As a business, your overarching goal is to grow the business with new customers, increased sales, and building a brand that resonates with your target market. Today we’ll focus on building a brand, especially branding trends for 2021 that impact your ability to succeed. Here’s how Aaker, the leading expert when it comes to branding and brand equity (basically the value conveyed by your brand) defines branding:
Brand equity is a term used to describe the value of having a recognized brand, based on the idea that firmly established and reputable brands are more successful. More specifically, it’s a set of brand assets and liabilities linked to a brand name and symbol, which add to or subtract from the value provided by a product or service. [source]
In his book, Building Strong Brands, he identifies elements shared by some of the strongest brands out there– brands such as Coke and McDonalds. His unique approach to branding shows that rather than a compilation of symbols, colors, and images, a brand is a person with a personality that conveys emotional and expressive elements that develop strategic competitive advantage when brands match their successful branding efforts to their target market.
In addition, brands exist within a brand system of intertwined and overlapping subbrands, such as the Big Mac for McDonald’s, that a company manages with clarity and synergy to achieve success.
Branding trends for 2021
So, as mentioned earlier, a brand is so much more than its tangible image — the colors, fonts, and images used to represent the brand to the outside world. We’ll talk about some of the branding trends related to the tangible image first.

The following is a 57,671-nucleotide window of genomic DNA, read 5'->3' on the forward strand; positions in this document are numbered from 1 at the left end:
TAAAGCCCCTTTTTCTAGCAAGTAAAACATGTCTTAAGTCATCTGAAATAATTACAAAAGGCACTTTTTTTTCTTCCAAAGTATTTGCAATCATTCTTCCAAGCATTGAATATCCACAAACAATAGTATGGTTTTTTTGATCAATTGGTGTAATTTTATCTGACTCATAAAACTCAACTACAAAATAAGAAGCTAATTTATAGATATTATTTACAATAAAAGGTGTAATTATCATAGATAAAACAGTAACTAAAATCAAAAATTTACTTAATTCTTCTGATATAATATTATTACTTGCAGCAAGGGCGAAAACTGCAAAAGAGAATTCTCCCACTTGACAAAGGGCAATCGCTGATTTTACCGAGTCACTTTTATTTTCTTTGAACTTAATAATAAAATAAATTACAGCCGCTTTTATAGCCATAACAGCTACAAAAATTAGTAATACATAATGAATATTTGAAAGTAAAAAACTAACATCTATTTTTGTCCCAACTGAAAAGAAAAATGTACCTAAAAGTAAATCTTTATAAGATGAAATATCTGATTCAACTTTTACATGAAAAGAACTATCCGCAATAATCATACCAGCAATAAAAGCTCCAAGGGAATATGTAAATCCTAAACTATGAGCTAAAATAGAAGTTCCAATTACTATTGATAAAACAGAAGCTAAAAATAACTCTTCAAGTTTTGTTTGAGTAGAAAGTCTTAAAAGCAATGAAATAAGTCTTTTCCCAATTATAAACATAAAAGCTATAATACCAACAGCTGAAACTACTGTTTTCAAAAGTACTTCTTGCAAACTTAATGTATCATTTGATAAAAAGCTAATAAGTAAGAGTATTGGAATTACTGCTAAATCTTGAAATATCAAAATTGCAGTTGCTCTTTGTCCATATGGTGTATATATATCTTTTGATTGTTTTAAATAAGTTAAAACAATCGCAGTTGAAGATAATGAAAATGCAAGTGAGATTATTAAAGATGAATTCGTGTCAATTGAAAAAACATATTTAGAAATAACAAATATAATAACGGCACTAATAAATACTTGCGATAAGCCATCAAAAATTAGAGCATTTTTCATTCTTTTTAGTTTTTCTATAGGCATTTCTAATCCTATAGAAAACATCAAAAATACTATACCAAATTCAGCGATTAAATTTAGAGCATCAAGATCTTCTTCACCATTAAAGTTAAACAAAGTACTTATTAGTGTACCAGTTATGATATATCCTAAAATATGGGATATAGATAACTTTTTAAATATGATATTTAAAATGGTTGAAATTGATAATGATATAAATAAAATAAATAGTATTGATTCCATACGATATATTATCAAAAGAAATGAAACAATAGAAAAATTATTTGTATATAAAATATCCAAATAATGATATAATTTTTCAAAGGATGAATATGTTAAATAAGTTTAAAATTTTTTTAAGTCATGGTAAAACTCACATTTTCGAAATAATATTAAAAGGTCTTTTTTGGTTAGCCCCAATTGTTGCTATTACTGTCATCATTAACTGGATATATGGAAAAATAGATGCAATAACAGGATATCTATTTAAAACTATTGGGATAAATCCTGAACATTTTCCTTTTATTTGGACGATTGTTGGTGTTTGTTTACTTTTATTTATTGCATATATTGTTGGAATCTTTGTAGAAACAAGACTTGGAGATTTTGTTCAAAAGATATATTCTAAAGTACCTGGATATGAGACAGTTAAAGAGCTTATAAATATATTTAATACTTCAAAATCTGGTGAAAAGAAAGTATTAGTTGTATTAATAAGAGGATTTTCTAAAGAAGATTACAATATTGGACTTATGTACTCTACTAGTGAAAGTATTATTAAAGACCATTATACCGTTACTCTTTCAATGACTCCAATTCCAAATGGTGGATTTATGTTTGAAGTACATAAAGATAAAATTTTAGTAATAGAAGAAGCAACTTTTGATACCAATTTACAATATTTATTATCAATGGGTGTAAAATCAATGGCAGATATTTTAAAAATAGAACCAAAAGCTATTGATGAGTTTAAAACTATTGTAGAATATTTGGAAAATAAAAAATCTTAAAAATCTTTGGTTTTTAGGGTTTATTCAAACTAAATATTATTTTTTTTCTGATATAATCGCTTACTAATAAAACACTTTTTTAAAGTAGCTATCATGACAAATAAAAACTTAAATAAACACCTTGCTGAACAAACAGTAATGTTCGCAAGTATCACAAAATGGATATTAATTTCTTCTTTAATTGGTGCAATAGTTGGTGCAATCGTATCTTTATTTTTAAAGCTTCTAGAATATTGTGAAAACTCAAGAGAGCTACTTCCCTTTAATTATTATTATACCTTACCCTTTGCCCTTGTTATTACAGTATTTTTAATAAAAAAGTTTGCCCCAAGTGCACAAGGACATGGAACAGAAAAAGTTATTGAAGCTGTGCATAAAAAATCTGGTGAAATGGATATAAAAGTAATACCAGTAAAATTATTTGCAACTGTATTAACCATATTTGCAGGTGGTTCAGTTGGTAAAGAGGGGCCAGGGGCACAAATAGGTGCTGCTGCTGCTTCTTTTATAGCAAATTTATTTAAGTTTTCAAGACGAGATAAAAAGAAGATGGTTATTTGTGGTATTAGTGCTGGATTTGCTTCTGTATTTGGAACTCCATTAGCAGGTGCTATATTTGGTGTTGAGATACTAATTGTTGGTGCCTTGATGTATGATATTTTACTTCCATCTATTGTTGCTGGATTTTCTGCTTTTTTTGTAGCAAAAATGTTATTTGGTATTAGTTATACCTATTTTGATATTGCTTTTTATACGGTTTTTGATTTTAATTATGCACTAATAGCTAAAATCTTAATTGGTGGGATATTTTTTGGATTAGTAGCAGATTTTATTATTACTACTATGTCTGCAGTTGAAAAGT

Next, we’ll move on to a discussion of the intangible elements of the brand image — aspects such as brand personality, mission and values, brand storytelling, value proposition, and messaging. Branding trends related to this intangible image are also changing and important for the overall brand equity and competitive advantage.
Make it bold & new
First of all, you want to make sure that your brand is as bold and as exciting as possible, which also means that you need to keep it new. Sure, you don’t want to mess with a good brand, but you need to adapt to changes over time. For instance, when Starbucks increased its overseas marketing efforts, it changed its logo by removing the words. letting the mermaid image stand alone. Sure, they got some pushback from US customers, but that died down pretty quickly.
As part of your branding strategy, ensure your branding is unique and easy to remember, which explains why Starbucks removed the words for an increasingly international target market. To make a brand bold, consider that you need unique colors, images, and design elements. For instance, John Deere tractor company patented the particular shade of green used on all their equipment, thus ensuring no other company could use the same color. The same happens with the images, fonts, and other design elements used to represent your brand to the rest of the world.
Some branding trends we see with respect to these elements are [source]:
- human faces — sure you don’t use them in your logo, but social media posts containing human images outperform other types of posts. By focusing on a single person to represent your brand, you build a branding element people identify with. That’s why brands often use real people in their advertisements. However, using a stylized image eliminates confusion when the person’s image is used by another brand.